Attending a concert in which a student orchestra tackles a Mahler symphony may not sound like the ideal way to spend a Saturday evening.
But the University of Miami’s Frost Symphony Orchestra usually impresses with the polish and verve of its performances under conductor Thomas Sleeper, and the performance of Mahler’s Symphony No. 5 made for an exciting and moving evening of music.
The concert at Gusman Hall was sold out and could have filled a larger hall, judging from the number of people who were turned away at the box office.
Before striking up the first notes of Mahler’s epic, hour-long symphony — the only work on the program — Sleeper told the audience how hard the orchestra had worked. The different sections voluntarily gathered for their own practice sessions in addition to the full orchestra rehearsals, enthusiastically embracing the behind-the-scenes drudgery necessary to bring a performance of difficult music to a high level.
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That hard work showed in the tight ensemble precision the orchestra displayed throughout this complex piece. In the opening movement, for example, the violins dashed through frenetic runs of quick notes under the blaring tones of winds and brass, playing not just with accuracy but with enough edge to cut through the brass, giving the passage a real Mahler sound of manic energy.
Even with all the rehearsal time, there was nothing drilled or rote about the performance. This was authentic Mahler, with the orchestra expressing the Fifth Symphony’s vast range of emotions. In the wistful melodies of the middle movements, these students in their late teens and early 20s did a creditable job of portraying world-weary Viennese nostalgia. And throughout there was an epic feel for the long line, a musical journey that begins with a funeral march and passes through strife, sadness, angst and romantic love before the hard-won light of its optimistic, major-key ending.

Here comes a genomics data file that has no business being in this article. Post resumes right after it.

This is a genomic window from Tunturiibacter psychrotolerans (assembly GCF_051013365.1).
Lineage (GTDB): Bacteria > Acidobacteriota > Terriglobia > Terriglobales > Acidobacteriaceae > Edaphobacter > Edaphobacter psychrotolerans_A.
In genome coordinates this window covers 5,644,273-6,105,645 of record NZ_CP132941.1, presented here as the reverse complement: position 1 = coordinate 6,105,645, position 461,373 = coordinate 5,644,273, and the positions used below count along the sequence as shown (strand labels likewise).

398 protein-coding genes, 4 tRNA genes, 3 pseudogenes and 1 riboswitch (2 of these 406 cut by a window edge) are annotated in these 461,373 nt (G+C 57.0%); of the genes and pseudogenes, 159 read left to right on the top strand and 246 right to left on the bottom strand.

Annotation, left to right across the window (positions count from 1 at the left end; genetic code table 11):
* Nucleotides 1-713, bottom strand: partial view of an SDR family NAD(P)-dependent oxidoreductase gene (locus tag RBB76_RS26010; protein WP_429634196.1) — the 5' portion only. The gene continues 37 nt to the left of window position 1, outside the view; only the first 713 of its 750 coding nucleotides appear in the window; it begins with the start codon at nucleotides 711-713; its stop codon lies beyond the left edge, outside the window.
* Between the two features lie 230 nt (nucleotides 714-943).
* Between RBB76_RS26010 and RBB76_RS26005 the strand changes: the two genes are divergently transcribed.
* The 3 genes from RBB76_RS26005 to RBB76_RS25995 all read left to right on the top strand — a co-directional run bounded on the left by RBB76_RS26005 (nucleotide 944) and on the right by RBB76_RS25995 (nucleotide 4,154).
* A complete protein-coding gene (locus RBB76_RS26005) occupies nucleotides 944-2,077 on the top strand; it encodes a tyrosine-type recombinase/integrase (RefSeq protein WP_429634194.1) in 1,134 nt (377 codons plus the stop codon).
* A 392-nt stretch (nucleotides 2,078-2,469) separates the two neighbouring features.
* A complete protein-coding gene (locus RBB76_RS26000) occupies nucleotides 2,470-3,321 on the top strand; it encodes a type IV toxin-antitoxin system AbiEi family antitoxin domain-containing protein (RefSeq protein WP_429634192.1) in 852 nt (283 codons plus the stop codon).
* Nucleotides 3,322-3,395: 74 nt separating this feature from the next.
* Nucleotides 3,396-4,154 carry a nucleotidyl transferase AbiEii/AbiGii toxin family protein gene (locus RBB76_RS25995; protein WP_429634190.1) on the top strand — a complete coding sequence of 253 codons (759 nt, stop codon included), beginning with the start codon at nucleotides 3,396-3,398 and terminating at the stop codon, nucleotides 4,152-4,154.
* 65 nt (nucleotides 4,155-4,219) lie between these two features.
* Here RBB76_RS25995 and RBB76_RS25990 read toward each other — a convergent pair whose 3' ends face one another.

The opening funeral march was weighted and grim, with drum rolls, thunderclap chords and dark melodies in strings and winds, played with sure intonation and a sense of forward motion. The second movement came off with stormy, menacing vigor, but with a transparency that allowed all the sections’ contributions to be heard. In the third movement, the horns took center stage and gave an assured, graceful performance, with full tones and a trace of central European village band to their style.
The famous Adagietto was a highlight of the evening. Composed for strings and harp only, the movement was written as a love letter to Mahler’s wife Alma. Sleeper took the movement at a faster speed than do many conductors, giving it an extra jolt of urgency and passion. The orchestra played with a gorgeous string tone, full-bodied and rich even in pianissimo passages, with crescendos that reached ardent climaxes.
The final movement was a hard-driving, stirring performance, with sonorous, noble playing in the brass.
The performance wasn’t faultless, and there were some bobbled notes and late entrances. But these were quibbles in an exciting performance that did justice to this demanding, difficult symphony.
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